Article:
A great watch adventure started in 1833 when the self-taught watchmaker Antoine LeCoultre established a workshop after having invented a cutting machine that made it easier to manufacture the movement parts.
By Mia Litström
This invention was followed by dozens of others, in parallel with hundreds of patents that all have contributed to the evolution of Swiss watchmaking. The little workshop grew quickly and in its bigger format became known under the nickname
Grande Maison in Vallée de Joux. The number of employees in 1888 was around 500.
During the last 180 years, Jaeger-LeCoultre have created over 1 200 different calibers and the archives contain more than 400 patentes. The Grande Maison’s resume includes a number of international successes like the models Reverso, Duoplan, Memovox, Polaris, the remarkable Gyrotourbillon one and two, and let’s not forget the advanced table clock Atmos.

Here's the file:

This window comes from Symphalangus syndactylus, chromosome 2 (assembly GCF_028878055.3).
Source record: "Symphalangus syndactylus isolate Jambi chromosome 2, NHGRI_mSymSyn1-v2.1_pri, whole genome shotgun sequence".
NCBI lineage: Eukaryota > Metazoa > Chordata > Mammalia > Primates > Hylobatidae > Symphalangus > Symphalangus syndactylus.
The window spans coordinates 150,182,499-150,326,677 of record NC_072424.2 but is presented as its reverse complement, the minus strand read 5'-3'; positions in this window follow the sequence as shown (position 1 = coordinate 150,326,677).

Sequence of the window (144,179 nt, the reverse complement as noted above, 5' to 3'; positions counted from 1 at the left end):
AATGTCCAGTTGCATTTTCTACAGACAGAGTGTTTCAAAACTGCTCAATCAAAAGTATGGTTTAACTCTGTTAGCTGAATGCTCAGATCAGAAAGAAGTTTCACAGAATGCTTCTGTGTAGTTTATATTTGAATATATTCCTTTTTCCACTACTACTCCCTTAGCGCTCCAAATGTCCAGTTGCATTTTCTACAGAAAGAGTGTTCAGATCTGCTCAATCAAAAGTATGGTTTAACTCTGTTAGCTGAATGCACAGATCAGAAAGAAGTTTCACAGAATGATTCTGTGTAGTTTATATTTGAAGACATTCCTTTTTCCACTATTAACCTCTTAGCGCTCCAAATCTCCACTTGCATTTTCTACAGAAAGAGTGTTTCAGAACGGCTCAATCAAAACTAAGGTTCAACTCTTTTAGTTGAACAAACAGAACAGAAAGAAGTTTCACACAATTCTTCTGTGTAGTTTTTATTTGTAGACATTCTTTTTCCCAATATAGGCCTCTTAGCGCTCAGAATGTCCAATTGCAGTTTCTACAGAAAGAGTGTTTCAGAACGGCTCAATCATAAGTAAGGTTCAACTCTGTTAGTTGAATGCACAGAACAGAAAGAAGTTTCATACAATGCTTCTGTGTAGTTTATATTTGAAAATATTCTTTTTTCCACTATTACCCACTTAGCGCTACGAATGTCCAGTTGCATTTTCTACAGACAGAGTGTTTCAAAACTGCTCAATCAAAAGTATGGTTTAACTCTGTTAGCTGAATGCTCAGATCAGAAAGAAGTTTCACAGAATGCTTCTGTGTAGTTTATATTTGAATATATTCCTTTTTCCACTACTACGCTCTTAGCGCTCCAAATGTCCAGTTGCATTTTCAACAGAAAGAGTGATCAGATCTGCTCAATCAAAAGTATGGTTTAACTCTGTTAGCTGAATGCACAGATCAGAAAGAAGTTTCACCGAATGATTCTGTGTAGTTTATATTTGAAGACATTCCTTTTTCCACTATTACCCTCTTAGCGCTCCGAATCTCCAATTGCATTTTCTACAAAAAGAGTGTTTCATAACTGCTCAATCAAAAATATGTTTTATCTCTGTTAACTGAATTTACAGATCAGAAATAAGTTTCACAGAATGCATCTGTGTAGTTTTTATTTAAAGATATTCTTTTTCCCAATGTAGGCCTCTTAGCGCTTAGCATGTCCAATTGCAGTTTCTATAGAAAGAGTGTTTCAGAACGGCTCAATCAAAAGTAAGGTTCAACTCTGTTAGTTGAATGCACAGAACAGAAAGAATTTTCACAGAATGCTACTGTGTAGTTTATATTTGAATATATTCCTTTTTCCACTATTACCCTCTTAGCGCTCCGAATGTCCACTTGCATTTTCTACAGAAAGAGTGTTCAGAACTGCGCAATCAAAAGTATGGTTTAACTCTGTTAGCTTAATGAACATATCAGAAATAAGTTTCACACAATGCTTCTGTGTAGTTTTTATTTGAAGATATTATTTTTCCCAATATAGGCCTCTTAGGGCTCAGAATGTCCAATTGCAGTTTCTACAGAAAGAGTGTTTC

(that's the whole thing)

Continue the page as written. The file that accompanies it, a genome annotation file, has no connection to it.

Today there are over 1 000 people employed at the factory, which is still located in the original premises in the village Le Sentier. It’s 1 000 meters above the ground and surrounded by mountain passes where the roads sometimes get buried in snow, isolating the village. The harsh climate with extreme cold and blizzards may have stimulated the inventiveness of the locals – they simply had to come up with new ideas if they wanted to survive.
The roots of Le Sentier go back all the way to the 1500’s when the Huguenot Pierre LeCoultre escaped from the persecution in France, ended up in Geneva and became a citizen in 1558. The local Calvinism wasn’t his cup of tea though and he continued to Vallée de Joux where he was employed with chores like cleaning out woods, building houses, farming and raising cattle. He felt truly liberated when a church was built in the village in 1612, the year that marks the birth of the village Le Sentier. Later in the tiny village, the LeCoultre and Jaeger families would be joined in marriage and that’s how the brand was christened with both of the family names.
Jaeger-LeCoultre’s museum is located in the original Grand Maison, which is pretty much synonymous with the village museum since the evolution of the place has always been intertwined with the watch production. Guided tours can be arranged for collectors by appointment through your local Jaeger-LeCoultre dealer.
For more info about the museum, please visit Jaeger-lecoultre.com.